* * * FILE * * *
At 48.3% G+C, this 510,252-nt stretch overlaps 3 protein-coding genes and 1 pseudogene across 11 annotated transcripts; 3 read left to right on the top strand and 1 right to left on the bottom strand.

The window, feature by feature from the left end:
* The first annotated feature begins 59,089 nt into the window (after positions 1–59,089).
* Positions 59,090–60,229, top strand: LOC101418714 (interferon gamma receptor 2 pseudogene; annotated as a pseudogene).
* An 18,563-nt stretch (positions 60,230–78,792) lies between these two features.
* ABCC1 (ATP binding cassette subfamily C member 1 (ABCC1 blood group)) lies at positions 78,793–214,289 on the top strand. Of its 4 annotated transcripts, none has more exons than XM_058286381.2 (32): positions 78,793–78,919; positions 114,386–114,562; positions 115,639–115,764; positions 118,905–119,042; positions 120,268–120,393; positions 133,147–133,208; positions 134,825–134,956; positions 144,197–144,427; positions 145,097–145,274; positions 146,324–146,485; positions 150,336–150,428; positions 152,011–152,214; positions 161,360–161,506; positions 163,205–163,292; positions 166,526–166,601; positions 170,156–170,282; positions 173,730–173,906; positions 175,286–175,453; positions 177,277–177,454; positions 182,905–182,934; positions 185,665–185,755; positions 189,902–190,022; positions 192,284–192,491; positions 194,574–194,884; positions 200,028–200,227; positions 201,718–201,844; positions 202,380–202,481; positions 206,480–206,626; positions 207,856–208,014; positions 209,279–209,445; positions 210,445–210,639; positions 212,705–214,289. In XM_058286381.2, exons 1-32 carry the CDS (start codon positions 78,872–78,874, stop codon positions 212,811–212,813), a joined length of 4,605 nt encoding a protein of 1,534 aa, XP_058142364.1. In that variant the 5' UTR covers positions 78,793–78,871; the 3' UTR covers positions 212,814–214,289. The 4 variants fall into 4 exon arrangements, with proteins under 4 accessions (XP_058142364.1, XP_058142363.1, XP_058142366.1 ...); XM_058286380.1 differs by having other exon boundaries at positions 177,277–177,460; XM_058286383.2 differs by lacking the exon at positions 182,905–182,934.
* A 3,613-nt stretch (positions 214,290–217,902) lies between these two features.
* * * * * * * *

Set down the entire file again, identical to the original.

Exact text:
At 48.3% G+C, this 510,252-nt stretch overlaps 3 protein-coding genes and 1 pseudogene across 11 annotated transcripts; 3 read left to right on the top strand and 1 right to left on the bottom strand.

The window, feature by feature from the left end:
* The first annotated feature begins 59,089 nt into the window (after positions 1–59,089).
* Positions 59,090–60,229, top strand: LOC101418714 (interferon gamma receptor 2 pseudogene; annotated as a pseudogene).
* An 18,563-nt stretch (positions 60,230–78,792) lies between these two features.
* ABCC1 (ATP binding cassette subfamily C member 1 (ABCC1 blood group)) lies at positions 78,793–214,289 on the top strand. Of its 4 annotated transcripts, none has more exons than XM_058286381.2 (32): positions 78,793–78,919; positions 114,386–114,562; positions 115,639–115,764; positions 118,905–119,042; positions 120,268–120,393; positions 133,147–133,208; positions 134,825–134,956; positions 144,197–144,427; positions 145,097–145,274; positions 146,324–146,485; positions 150,336–150,428; positions 152,011–152,214; positions 161,360–161,506; positions 163,205–163,292; positions 166,526–166,601; positions 170,156–170,282; positions 173,730–173,906; positions 175,286–175,453; positions 177,277–177,454; positions 182,905–182,934; positions 185,665–185,755; positions 189,902–190,022; positions 192,284–192,491; positions 194,574–194,884; positions 200,028–200,227; positions 201,718–201,844; positions 202,380–202,481; positions 206,480–206,626; positions 207,856–208,014; positions 209,279–209,445; positions 210,445–210,639; positions 212,705–214,289. In XM_058286381.2, exons 1-32 carry the CDS (start codon positions 78,872–78,874, stop codon positions 212,811–212,813), a joined length of 4,605 nt encoding a protein of 1,534 aa, XP_058142364.1. In that variant the 5' UTR covers positions 78,793–78,871; the 3' UTR covers positions 212,814–214,289. The 4 variants fall into 4 exon arrangements, with proteins under 4 accessions (XP_058142364.1, XP_058142363.1, XP_058142366.1 ...); XM_058286380.1 differs by having other exon boundaries at positions 177,277–177,460; XM_058286383.2 differs by lacking the exon at positions 182,905–182,934.
* A 3,613-nt stretch (positions 214,290–217,902) lies between these two features.